Parents should call their pediatricians, according to the Kids Health Organization, when "your child has any of the following symptoms: severe headache, convulsions (seizures), stiff neck, inability to look at bright lights, double vision, difficulty walking, problems with speech or hearing, difficulty moving an arm or leg, loss of sensation anywhere in the body, personality changes, problems in memory, extreme drowsiness, and loss of consciousness."
According to the CDC, "Case fatality rates" for West Nile virus specifically, "range from 3 percent to 15 percent (higher in elderly than in younger age groups). There is no specific therapy. Intensive support therapy is indicated for more severe cases. There is no documented evidence that a pregnancy is at risk due to infection with West Nile virus." The CDC reports that the incubation period is usually five to 15 days and the Kids Health Organization reports that the acute phase of the illness usually lasts from a few days to one week. Recovery usually takes about three weeks. Some cases require hospitalization.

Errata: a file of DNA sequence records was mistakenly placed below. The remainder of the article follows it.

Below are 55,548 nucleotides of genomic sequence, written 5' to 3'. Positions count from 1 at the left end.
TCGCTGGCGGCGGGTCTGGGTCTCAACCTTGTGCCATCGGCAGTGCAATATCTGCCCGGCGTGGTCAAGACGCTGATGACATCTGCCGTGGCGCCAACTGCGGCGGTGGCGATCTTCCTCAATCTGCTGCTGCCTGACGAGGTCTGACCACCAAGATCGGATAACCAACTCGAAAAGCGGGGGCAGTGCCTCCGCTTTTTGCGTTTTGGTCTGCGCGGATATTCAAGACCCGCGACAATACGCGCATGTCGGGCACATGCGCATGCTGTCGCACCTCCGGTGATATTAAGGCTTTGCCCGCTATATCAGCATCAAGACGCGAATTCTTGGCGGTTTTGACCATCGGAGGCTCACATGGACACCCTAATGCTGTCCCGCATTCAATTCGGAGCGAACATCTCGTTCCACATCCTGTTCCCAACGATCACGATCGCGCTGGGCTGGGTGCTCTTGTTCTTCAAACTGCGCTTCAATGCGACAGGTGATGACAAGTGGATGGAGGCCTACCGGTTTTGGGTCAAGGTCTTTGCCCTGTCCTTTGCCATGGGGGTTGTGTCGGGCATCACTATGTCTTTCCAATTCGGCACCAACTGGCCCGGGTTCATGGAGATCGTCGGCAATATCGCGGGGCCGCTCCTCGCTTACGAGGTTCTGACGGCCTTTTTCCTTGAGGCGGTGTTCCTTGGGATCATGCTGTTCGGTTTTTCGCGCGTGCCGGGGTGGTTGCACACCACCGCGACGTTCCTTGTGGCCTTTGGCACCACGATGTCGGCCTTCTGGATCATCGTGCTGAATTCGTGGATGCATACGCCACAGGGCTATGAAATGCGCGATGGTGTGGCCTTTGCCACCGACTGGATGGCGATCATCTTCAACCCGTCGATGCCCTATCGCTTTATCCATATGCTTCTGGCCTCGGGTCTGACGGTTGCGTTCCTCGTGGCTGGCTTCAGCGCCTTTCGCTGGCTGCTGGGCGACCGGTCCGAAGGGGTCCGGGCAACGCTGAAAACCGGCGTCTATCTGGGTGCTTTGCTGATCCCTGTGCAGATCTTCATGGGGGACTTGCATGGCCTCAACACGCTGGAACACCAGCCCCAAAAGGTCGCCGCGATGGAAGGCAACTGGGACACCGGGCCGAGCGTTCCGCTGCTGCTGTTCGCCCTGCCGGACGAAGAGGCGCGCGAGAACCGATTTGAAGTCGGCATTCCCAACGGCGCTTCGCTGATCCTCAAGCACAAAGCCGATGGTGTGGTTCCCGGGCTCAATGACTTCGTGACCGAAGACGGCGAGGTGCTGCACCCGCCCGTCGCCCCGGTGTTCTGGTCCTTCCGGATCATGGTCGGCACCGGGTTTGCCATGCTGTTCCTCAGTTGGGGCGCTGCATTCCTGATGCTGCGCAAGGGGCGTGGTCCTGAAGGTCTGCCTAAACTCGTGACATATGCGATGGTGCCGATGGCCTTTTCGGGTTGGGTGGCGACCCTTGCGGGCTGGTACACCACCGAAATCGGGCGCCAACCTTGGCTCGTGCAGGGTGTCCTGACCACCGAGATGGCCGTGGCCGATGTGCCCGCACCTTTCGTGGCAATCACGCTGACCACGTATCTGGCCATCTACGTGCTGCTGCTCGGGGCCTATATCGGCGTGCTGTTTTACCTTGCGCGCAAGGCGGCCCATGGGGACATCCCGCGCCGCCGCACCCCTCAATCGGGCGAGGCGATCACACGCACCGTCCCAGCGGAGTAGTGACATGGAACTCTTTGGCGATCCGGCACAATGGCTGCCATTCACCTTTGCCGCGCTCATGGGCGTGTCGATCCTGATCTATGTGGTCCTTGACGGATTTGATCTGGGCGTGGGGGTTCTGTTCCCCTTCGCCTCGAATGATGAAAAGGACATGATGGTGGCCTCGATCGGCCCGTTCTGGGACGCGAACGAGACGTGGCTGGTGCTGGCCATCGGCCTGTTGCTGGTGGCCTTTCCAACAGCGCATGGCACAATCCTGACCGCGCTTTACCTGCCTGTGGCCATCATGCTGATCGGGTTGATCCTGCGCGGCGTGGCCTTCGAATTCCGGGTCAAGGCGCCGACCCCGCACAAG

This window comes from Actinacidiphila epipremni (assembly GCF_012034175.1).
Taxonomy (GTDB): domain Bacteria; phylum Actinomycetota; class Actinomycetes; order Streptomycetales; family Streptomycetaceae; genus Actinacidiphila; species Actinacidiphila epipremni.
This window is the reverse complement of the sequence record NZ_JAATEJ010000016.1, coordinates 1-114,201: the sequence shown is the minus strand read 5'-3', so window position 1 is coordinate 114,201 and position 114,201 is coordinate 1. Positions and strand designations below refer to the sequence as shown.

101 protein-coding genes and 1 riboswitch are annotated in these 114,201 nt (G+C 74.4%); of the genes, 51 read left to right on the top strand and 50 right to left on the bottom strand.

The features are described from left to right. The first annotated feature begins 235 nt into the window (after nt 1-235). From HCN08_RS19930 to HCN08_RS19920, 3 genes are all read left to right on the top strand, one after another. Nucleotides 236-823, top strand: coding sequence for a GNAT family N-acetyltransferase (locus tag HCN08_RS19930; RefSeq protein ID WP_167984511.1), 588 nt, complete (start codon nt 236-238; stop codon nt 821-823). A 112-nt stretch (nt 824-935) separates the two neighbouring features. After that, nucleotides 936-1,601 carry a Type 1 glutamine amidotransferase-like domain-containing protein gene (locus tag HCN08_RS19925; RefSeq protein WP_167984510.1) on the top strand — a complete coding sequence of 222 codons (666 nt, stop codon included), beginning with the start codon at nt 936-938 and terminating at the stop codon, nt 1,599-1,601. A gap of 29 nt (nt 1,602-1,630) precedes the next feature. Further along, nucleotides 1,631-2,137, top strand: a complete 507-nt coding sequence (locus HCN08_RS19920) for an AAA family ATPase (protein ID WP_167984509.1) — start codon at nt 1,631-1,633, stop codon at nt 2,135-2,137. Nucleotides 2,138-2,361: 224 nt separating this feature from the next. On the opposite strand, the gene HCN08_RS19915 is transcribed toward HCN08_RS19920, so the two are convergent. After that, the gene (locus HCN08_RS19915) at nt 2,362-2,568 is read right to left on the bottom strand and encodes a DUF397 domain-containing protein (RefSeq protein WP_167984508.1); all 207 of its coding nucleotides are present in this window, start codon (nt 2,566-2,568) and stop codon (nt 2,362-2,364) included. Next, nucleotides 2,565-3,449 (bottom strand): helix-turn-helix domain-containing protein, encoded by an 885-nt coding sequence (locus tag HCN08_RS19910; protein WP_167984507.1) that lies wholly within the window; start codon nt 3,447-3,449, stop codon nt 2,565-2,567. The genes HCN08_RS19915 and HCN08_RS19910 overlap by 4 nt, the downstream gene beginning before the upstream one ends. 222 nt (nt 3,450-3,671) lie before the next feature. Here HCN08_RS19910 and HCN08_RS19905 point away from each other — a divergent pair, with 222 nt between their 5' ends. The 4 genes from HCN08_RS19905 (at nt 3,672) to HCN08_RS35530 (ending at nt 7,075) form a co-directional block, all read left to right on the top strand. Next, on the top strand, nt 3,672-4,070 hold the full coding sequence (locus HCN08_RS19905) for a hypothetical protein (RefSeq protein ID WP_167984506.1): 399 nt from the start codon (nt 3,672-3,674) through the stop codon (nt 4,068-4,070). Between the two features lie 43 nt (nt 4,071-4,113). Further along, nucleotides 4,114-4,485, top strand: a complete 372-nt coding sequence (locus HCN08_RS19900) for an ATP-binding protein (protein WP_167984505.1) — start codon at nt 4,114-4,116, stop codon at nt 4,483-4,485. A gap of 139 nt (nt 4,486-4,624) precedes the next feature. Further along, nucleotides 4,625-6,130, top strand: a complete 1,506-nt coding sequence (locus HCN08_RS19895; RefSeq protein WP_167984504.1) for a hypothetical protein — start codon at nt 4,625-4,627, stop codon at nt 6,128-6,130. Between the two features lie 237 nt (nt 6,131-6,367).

Residents can call the Nassau County Health Department at 571-8707, 571-8708, or 573-7055 for more information or the State Health Department at 1-888-697-4234.